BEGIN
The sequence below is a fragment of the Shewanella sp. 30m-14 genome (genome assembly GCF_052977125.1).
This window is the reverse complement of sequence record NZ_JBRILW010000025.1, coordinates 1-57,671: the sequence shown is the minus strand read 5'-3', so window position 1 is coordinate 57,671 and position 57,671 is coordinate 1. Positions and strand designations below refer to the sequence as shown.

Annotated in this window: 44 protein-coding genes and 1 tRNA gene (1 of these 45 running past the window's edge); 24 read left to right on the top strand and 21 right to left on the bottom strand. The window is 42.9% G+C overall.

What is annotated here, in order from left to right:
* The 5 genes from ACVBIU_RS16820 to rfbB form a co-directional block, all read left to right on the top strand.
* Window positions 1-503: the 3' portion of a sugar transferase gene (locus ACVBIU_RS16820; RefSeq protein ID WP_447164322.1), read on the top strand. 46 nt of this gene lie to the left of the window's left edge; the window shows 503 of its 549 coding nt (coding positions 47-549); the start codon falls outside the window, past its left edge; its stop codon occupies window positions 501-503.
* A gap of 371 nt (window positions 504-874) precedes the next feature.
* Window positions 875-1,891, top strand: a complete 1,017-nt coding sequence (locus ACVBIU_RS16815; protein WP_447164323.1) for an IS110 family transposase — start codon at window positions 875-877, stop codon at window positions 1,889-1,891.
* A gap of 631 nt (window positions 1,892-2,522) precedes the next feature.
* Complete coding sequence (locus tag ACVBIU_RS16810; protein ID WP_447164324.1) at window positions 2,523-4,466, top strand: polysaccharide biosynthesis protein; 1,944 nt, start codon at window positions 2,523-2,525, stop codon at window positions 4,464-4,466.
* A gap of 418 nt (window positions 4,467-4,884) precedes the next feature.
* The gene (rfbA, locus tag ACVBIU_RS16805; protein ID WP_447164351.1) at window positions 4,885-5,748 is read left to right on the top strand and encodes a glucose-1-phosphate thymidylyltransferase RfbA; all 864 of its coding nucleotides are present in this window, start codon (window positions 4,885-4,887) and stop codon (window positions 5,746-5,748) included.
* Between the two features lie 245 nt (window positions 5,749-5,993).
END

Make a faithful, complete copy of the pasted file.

The sequence below is a fragment of the Shewanella sp. 30m-14 genome (genome assembly GCF_052977125.1).
This window is the reverse complement of sequence record NZ_JBRILW010000025.1, coordinates 1-57,671: the sequence shown is the minus strand read 5'-3', so window position 1 is coordinate 57,671 and position 57,671 is coordinate 1. Positions and strand designations below refer to the sequence as shown.

Annotated in this window: 44 protein-coding genes and 1 tRNA gene (1 of these 45 running past the window's edge); 24 read left to right on the top strand and 21 right to left on the bottom strand. The window is 42.9% G+C overall.

What is annotated here, in order from left to right:
* The 5 genes from ACVBIU_RS16820 to rfbB form a co-directional block, all read left to right on the top strand.
* Window positions 1-503: the 3' portion of a sugar transferase gene (locus ACVBIU_RS16820; RefSeq protein ID WP_447164322.1), read on the top strand. 46 nt of this gene lie to the left of the window's left edge; the window shows 503 of its 549 coding nt (coding positions 47-549); the start codon falls outside the window, past its left edge; its stop codon occupies window positions 501-503.
* A gap of 371 nt (window positions 504-874) precedes the next feature.
* Window positions 875-1,891, top strand: a complete 1,017-nt coding sequence (locus ACVBIU_RS16815; protein WP_447164323.1) for an IS110 family transposase — start codon at window positions 875-877, stop codon at window positions 1,889-1,891.
* A gap of 631 nt (window positions 1,892-2,522) precedes the next feature.
* Complete coding sequence (locus tag ACVBIU_RS16810; protein ID WP_447164324.1) at window positions 2,523-4,466, top strand: polysaccharide biosynthesis protein; 1,944 nt, start codon at window positions 2,523-2,525, stop codon at window positions 4,464-4,466.
* A gap of 418 nt (window positions 4,467-4,884) precedes the next feature.
* The gene (rfbA, locus tag ACVBIU_RS16805; protein ID WP_447164351.1) at window positions 4,885-5,748 is read left to right on the top strand and encodes a glucose-1-phosphate thymidylyltransferase RfbA; all 864 of its coding nucleotides are present in this window, start codon (window positions 4,885-4,887) and stop codon (window positions 5,746-5,748) included.
* Between the two features lie 245 nt (window positions 5,749-5,993).